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Low Cost Chinese EVs Produced in Mexico Can Threaten US Automakers

It’s a scenario that terrifies America’s auto industry: Chinese carmakers establish operations in Mexico to take advantage of North American trade rules. Once set up, they flood the U.S. market with ultra-low-priced electric vehicles.

As these Chinese EVs go on sale across the country, America’s homegrown EVs — which cost an average of $55,000, roughly double the price of their Chinese counterparts — struggle to compete. Factories close, and workers lose jobs across America’s industrial heartland.

This could become a painful replay of how government-subsidized Chinese competition devastated American industries from steel to solar equipment over the past quarter-century. This time, it would be electric vehicles, which America’s automakers see as the future of their business.

“Time and again, we have seen the Chinese government dump highly subsidized goods into markets to undermine domestic manufacturing,’’ wrote Sen. Sherrod Brown, an Ohio Democrat, in an April letter to President Joe Biden calling for an outright ban on Chinese electric vehicles in the U.S. “We cannot let the same occur when it comes to EVs.’’

The Alliance for American Manufacturing has warned that low-priced Chinese EVs pose a potentially “extinction-level event’’ for America’s auto industry.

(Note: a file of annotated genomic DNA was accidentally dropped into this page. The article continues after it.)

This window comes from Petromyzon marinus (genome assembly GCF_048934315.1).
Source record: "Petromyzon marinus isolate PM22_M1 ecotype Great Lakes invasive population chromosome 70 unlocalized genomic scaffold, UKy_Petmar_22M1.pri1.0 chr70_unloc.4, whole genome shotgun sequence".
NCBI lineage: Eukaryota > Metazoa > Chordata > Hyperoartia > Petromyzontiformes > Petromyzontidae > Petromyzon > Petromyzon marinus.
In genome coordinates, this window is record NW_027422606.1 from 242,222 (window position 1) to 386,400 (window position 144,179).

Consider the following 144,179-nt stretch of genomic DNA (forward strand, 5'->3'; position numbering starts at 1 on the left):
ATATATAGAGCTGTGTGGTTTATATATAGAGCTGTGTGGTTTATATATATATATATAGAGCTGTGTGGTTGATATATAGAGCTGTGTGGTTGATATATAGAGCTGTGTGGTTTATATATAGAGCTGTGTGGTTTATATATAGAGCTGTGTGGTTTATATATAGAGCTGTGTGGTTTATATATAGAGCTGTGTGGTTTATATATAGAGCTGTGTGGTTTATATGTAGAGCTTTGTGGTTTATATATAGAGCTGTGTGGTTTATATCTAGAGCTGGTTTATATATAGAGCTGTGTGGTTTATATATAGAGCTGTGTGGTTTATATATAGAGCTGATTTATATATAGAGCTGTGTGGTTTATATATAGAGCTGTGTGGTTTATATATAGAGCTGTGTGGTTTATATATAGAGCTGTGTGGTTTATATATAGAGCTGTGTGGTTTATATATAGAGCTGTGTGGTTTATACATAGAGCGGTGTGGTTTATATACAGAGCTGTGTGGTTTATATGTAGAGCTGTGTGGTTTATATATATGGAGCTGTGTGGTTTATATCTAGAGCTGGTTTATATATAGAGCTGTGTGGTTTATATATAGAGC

The trade deal that Beijing could potentially exploit — the U.S.-Mexico-Canada Agreement — was negotiated by the Trump administration and enacted in 2020. Its rules could allow Chinese autos assembled in Mexico to enter the United States either duty-free or at a nominal 2.5% tariff rate. This would enable China to sell its EVs well below typical U.S. prices.

To counter this threat, the U.S. has several options. Customs officials could rule that Chinese EVs don’t qualify for low-duty or duty-free benefits of being assembled in Mexico. U.S. policymakers could pressure Mexico to keep Chinese vehicles out of the country. Alternatively, they could bar Chinese EVs from the U.S. on national security grounds.

Donald Trump has expressed his stance on the issue, telling Time magazine in April: “I will tariff them at 100%. Because I’m not going to allow them to steal the rest of our business.’’

However, any steps the U.S. government might take would likely face legal challenges from companies wanting to import the Chinese EVs.

This threat from Beijing emerges just as U.S. automakers face slowing EV sales, even while investing billions to produce them in the high-priced bet that Americans will embrace battery-powered autos in the coming decades. Comparatively high prices, despite federal tax incentives for buyers, have weakened EV sales in the United States. So has public anxiety about a scarcity of charging stations, potentially made worse by rising thefts of cables at charging stations.

Optimists suggest that an influx of ultra-low-priced Chinese EVs could accelerate U.S. electric vehicle purchases, speed up investment in charging stations, and force down prices.

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